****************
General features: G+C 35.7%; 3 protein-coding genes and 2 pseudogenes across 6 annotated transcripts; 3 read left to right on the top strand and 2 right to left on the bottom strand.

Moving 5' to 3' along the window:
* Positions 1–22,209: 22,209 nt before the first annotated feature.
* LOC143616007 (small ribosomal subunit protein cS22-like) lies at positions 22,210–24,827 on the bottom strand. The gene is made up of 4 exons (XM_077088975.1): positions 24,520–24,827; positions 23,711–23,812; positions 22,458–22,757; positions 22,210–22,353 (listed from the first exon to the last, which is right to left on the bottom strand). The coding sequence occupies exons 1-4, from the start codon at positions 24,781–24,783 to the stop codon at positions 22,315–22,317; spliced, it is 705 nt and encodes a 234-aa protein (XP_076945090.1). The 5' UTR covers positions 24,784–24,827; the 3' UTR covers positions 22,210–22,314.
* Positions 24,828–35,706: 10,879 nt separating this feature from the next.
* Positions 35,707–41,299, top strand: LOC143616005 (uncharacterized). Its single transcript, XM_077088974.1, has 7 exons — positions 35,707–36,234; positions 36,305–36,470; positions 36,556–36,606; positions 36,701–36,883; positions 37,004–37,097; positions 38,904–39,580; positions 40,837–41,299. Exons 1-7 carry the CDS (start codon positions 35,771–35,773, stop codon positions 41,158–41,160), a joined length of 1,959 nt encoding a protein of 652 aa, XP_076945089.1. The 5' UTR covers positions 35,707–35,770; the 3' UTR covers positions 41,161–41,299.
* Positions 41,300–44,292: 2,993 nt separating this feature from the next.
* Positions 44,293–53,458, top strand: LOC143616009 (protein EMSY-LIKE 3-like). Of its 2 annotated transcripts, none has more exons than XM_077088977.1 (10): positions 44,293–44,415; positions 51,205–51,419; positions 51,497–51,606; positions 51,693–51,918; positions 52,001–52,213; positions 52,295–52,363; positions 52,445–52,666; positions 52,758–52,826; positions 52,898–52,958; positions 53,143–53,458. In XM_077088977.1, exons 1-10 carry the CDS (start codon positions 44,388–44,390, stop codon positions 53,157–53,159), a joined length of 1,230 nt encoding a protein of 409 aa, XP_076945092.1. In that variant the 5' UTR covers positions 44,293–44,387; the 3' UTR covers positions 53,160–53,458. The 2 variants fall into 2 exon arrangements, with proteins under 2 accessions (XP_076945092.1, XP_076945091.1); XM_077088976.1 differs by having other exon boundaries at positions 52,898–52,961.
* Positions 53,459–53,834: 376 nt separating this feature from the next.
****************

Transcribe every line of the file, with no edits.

General features: G+C 35.7%; 3 protein-coding genes and 2 pseudogenes across 6 annotated transcripts; 3 read left to right on the top strand and 2 right to left on the bottom strand.

Moving 5' to 3' along the window:
* Positions 1–22,209: 22,209 nt before the first annotated feature.
* LOC143616007 (small ribosomal subunit protein cS22-like) lies at positions 22,210–24,827 on the bottom strand. The gene is made up of 4 exons (XM_077088975.1): positions 24,520–24,827; positions 23,711–23,812; positions 22,458–22,757; positions 22,210–22,353 (listed from the first exon to the last, which is right to left on the bottom strand). The coding sequence occupies exons 1-4, from the start codon at positions 24,781–24,783 to the stop codon at positions 22,315–22,317; spliced, it is 705 nt and encodes a 234-aa protein (XP_076945090.1). The 5' UTR covers positions 24,784–24,827; the 3' UTR covers positions 22,210–22,314.
* Positions 24,828–35,706: 10,879 nt separating this feature from the next.
* Positions 35,707–41,299, top strand: LOC143616005 (uncharacterized). Its single transcript, XM_077088974.1, has 7 exons — positions 35,707–36,234; positions 36,305–36,470; positions 36,556–36,606; positions 36,701–36,883; positions 37,004–37,097; positions 38,904–39,580; positions 40,837–41,299. Exons 1-7 carry the CDS (start codon positions 35,771–35,773, stop codon positions 41,158–41,160), a joined length of 1,959 nt encoding a protein of 652 aa, XP_076945089.1. The 5' UTR covers positions 35,707–35,770; the 3' UTR covers positions 41,161–41,299.
* Positions 41,300–44,292: 2,993 nt separating this feature from the next.
* Positions 44,293–53,458, top strand: LOC143616009 (protein EMSY-LIKE 3-like). Of its 2 annotated transcripts, none has more exons than XM_077088977.1 (10): positions 44,293–44,415; positions 51,205–51,419; positions 51,497–51,606; positions 51,693–51,918; positions 52,001–52,213; positions 52,295–52,363; positions 52,445–52,666; positions 52,758–52,826; positions 52,898–52,958; positions 53,143–53,458. In XM_077088977.1, exons 1-10 carry the CDS (start codon positions 44,388–44,390, stop codon positions 53,157–53,159), a joined length of 1,230 nt encoding a protein of 409 aa, XP_076945092.1. In that variant the 5' UTR covers positions 44,293–44,387; the 3' UTR covers positions 53,160–53,458. The 2 variants fall into 2 exon arrangements, with proteins under 2 accessions (XP_076945092.1, XP_076945091.1); XM_077088976.1 differs by having other exon boundaries at positions 52,898–52,961.
* Positions 53,459–53,834: 376 nt separating this feature from the next.